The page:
Here’s Why the New Mulan Is So Controversial

by Ella Casey ’21

Disney recently released its live-action “Mulan” onto Disney+, but the film immediately received extensive backlash. The controversy had nothing to do with problematic scenes or deviations from the original story. In fact, the animosity was actually sparked by a statement in the end credits thanking Chinese government entities for letting them film part of the movie in Xinjiang, a region reportedly scattered with internment camps detaining over a million ethnic minorities, mainly Uighur Muslims.

Since its release almost a week and a half ago, “Mulan” has been surrounded by the rage against the Chinese government’s harsh nationalistic policies. As of last October, Xinjiang had been added to the United States’ entity list for human rights abuses after the discovery of mass internment camps. While thanking national governments for permitting companies to film in their regions is standard practice for film industries, the inclusion of Xinjiang as a location shocked the public and revitalized the #BoycottMulan movement. Now a symbol of ethinic oppression and–in the words of one boycott advocate on Twitter–cultural genocide, Disney’s filming there walked “Mulan” right back into the whirlwind of social media backlash that they had only just left behind.

The #BoycottMulan movement actually started in August, 2019 when Liu Yifei, lead actress, posted a quote referencing the incident where a reporter had been attacked during Hong Kong protests. In short, Liu’s comment was in support of the Hong Kong police, and created a frenzy on Twitter. The protests in Hong Kong started as efforts against an extradition bill, but later became fuel for the pro-democracy and human rights movements.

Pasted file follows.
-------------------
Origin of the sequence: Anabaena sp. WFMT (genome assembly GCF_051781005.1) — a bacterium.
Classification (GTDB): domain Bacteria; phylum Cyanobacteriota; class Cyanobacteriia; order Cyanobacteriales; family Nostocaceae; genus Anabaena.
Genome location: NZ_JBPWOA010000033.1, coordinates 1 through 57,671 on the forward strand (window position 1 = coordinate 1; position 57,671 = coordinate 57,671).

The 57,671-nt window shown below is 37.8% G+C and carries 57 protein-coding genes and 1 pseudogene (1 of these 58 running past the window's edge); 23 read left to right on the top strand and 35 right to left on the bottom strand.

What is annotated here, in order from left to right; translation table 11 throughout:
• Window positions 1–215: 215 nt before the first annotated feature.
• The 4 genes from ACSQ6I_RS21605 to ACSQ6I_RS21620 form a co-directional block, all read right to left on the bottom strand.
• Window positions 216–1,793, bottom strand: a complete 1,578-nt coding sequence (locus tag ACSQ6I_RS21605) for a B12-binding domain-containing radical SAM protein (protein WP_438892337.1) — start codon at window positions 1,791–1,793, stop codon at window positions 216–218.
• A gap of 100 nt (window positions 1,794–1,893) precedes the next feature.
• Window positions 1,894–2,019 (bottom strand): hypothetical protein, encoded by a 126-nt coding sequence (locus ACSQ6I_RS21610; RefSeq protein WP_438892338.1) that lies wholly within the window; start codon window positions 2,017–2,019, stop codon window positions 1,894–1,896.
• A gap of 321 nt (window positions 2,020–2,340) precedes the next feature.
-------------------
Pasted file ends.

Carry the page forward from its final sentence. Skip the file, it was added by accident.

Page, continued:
The new “Mulan” remake has faced more backlash than any other Disney movie in years, but despite the movements to boycott “Mulan,” it seems to be doing fairly well, factoring in the pandemic, since its release just over a week ago. But the real test to see if the film can withstand all this backlash is how well it will do in China after its release to theaters there a couple days ago on September 11. Box office analysts predicted that this year, perhaps, could be one in which China overtakes the United States as the biggest film market due to its substantial, in comparison, recovery from Covid-19 thus far. Only time will tell if “Mulan” will withstand all the controversy or be another disaster of 2020.